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Gloria Gaynor - She Has Survived
By Ellen Piligian

Gloria Gaynor used to be a self-described Cadillac person. Then in 1997, her husband decided to present her with a Christmas gift in the form of his car of choice — a black cherry Jaguar.

“I fell in love with it,” says Gaynor, who could almost be describing herself as she explains what she loves about her new favorite car. “I like the comfort, the beauty, the performance. It’s a big car that doesn’t look really big. It’s sleek, fashionable. It’s ageless. It has a lot of stuff inside. I like the sound system, the CD player. It’s a classic.”

Gaynor, who came to fame in the 1970s as the Queen of Disco with her hit songs “I Will Survive” and “Never Can Say Goodbye,” has found comfort in herself after years of feeling empty and alone in the wake of her enormous success. She is known to be fashionable and beautiful, having recently signed with the Wilhelmina Modeling Agency as a full-figure model. And like the Jaguar, she’s ageless, a classic and enduring star.

She may not be at the pinnacle of fame as she was in the mid-70s, but Gaynor has far from faded away. If there seems to be only a recent resurgence in her popularity, she says that’s true only in the United States. She’s been touring Europe for years.

“I’ve traveled to about 80 countries,” Gaynor said. “Many of them I travel to consistently. Some I travel to three, four, five times a year, doing concerts, including South America. I’m quite busy.” She performs about 100 times a year.

Her recently released album, It’s My Time, features a new hit single by the same name. She’s also promoting I Will Survive: The Gloria Gaynor Anthology, a collection of songs that defined her career. Beyond performing, Gaynor penned her autobiography, I Will Survive, which chronicles her rise to fame, struggles with success, and, finally, finding peace through her relationship with God. The book, soon to be out in paperback, is also being considered for a movie.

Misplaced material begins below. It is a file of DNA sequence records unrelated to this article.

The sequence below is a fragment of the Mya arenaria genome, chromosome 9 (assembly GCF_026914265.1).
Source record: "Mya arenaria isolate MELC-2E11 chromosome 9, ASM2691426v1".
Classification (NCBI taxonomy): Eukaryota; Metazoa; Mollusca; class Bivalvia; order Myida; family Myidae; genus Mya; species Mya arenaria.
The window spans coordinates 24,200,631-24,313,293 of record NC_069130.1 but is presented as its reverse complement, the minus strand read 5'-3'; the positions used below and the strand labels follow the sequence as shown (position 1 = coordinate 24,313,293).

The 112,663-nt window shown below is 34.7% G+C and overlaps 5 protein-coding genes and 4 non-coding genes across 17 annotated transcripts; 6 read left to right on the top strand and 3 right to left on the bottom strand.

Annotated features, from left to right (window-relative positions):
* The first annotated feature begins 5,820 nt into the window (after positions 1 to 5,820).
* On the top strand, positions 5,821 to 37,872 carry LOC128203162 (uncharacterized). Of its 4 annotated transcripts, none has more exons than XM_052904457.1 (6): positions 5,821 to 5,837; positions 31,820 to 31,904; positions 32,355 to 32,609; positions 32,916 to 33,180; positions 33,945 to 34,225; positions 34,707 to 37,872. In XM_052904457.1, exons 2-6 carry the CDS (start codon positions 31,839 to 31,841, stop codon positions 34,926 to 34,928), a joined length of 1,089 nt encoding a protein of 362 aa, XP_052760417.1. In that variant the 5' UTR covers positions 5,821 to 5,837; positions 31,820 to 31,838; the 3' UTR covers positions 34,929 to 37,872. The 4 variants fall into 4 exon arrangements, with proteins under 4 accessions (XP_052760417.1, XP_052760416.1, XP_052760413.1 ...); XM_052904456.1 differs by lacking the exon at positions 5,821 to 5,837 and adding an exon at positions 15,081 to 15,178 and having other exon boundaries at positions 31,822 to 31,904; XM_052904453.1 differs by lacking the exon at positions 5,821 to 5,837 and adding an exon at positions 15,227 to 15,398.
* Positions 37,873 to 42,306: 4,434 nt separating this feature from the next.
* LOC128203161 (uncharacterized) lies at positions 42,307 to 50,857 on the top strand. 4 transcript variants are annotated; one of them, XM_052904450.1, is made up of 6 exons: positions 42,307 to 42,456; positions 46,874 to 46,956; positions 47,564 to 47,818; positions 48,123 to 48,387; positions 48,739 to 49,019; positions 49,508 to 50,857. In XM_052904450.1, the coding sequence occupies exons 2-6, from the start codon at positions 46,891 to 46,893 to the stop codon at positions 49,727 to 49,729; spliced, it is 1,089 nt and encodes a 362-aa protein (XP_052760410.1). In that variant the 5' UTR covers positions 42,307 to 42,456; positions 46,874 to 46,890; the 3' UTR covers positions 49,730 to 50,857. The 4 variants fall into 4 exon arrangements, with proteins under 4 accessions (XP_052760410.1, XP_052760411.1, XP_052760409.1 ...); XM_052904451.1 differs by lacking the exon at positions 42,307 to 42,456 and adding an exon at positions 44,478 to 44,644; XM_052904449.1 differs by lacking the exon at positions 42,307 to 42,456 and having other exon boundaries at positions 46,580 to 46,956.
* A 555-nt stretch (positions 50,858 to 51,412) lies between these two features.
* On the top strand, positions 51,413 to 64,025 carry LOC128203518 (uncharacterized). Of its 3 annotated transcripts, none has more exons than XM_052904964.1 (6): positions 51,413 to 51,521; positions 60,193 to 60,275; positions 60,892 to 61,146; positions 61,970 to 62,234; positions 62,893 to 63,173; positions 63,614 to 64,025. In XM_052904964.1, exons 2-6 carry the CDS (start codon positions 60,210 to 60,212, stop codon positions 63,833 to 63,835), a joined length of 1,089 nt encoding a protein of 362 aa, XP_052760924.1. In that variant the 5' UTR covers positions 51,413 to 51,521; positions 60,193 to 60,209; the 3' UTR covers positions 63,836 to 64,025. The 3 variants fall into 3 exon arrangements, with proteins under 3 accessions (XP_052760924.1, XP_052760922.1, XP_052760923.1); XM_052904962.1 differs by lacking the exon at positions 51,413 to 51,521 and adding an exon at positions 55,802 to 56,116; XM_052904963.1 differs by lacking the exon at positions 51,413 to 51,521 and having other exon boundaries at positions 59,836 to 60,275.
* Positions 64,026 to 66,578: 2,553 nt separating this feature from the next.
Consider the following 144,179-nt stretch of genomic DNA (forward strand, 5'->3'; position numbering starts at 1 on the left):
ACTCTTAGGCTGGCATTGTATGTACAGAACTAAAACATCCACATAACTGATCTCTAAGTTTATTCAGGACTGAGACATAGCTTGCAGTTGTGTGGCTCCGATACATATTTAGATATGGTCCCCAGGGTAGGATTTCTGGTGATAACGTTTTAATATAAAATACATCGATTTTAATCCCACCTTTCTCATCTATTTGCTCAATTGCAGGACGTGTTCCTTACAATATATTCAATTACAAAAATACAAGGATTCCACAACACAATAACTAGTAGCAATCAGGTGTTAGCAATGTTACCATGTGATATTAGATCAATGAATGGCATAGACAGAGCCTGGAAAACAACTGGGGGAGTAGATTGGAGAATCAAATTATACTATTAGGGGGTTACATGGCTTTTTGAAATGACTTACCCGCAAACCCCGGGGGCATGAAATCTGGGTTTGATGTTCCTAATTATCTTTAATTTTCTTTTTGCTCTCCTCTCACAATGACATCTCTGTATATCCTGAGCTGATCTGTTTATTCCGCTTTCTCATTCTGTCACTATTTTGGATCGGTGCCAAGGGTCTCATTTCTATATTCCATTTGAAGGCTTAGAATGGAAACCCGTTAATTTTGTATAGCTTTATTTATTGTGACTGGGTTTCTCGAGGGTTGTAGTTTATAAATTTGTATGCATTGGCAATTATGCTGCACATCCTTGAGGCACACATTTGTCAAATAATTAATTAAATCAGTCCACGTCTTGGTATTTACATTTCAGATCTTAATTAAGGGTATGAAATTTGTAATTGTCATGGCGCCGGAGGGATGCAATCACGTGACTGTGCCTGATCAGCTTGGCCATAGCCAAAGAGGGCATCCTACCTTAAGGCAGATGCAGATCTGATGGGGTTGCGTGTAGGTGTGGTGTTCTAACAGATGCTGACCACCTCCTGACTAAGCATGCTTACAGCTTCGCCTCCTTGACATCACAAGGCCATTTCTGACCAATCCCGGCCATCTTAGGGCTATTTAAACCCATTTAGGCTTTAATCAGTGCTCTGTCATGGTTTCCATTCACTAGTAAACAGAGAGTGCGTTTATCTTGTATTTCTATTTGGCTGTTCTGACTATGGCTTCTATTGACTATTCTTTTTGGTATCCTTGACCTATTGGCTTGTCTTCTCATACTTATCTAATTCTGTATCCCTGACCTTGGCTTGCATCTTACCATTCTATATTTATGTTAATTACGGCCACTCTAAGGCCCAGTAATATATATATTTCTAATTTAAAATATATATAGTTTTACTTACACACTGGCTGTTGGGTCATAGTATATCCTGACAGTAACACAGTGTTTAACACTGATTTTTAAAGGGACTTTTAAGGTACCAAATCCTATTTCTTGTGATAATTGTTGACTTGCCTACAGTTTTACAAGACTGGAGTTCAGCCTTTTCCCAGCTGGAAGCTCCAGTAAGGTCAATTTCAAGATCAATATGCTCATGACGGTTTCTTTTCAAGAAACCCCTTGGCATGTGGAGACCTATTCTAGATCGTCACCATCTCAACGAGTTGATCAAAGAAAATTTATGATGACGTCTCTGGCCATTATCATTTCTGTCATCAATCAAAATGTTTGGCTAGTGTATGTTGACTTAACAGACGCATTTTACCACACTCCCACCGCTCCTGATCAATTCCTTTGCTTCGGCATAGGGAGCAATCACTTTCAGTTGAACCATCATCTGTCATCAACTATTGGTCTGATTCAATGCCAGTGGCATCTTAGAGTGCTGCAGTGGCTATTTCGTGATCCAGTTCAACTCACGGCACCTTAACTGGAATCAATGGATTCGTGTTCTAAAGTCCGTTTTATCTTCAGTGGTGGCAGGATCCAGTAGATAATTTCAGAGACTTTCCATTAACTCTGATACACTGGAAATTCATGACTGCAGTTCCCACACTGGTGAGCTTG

Other things keeping her busy include being bestowed the title Godmother of the French Federation Soccer Team, which adopted “I Will Survive” as their official team song. “I even have my own official T-shirt,” says Gaynor, who’s become a fan of the sport. In May, she opened the ceremonies for Revlon’s Walk for Women’s Cancers in New York City, where she performed with her church choir to help raise money for cancer research. “It’s an opportunity to bring awareness about cancers and encourage people to donate funds for research and care,” says Gaynor, who lost her mother to lung cancer in 1970.

Gaynor also helped raise more than $200,000 for Kosovo refugees in May. In June, her Web site debuted (, and she’s been busy taking acting lessons with the hope of doing some film and television work.

As for her modeling career, Gaynor is thrilled with that new role. “I’m hoping to add to the throng of plus-size models who are helping to make the world understand that the average woman is not size four and it’s okay to not be a size four,” she said. “You can still be beautiful.” And her big hope is to host a talk show about relationships, something that’s already in the works.

Gaynor, who won’t divulge her age (“Just as old as my tongue and a little older than my teeth,” is all she’ll say) and lives in Cliffside Park, New Jersey, with her manager/husband of 20 years, Linwood Simon. Gaynor always knew she’d be a singer. She grew up in Newark, N.J., with five brothers and one sister. Her father sang professionally and her mother, a seamstress, had a beautiful voice. Gloria was always singing around the house and constantly had the radio on. She got her first break in show business at age 17, when one night she was asked to come on stage and sing in a night club. At the time, she was working in a local department store during the day, but she knew there was something more for her out there.

“Nine-to-five was always, in the back of my mind, temporary for me,” she admits today. “The only job I could ever see doing permanently from 9 to 5, even as a child, was teaching, which is why I believe the television [talk] show will be a turning point for me, bringing me into the ministry. You don’t have to be in a classroom to teach.”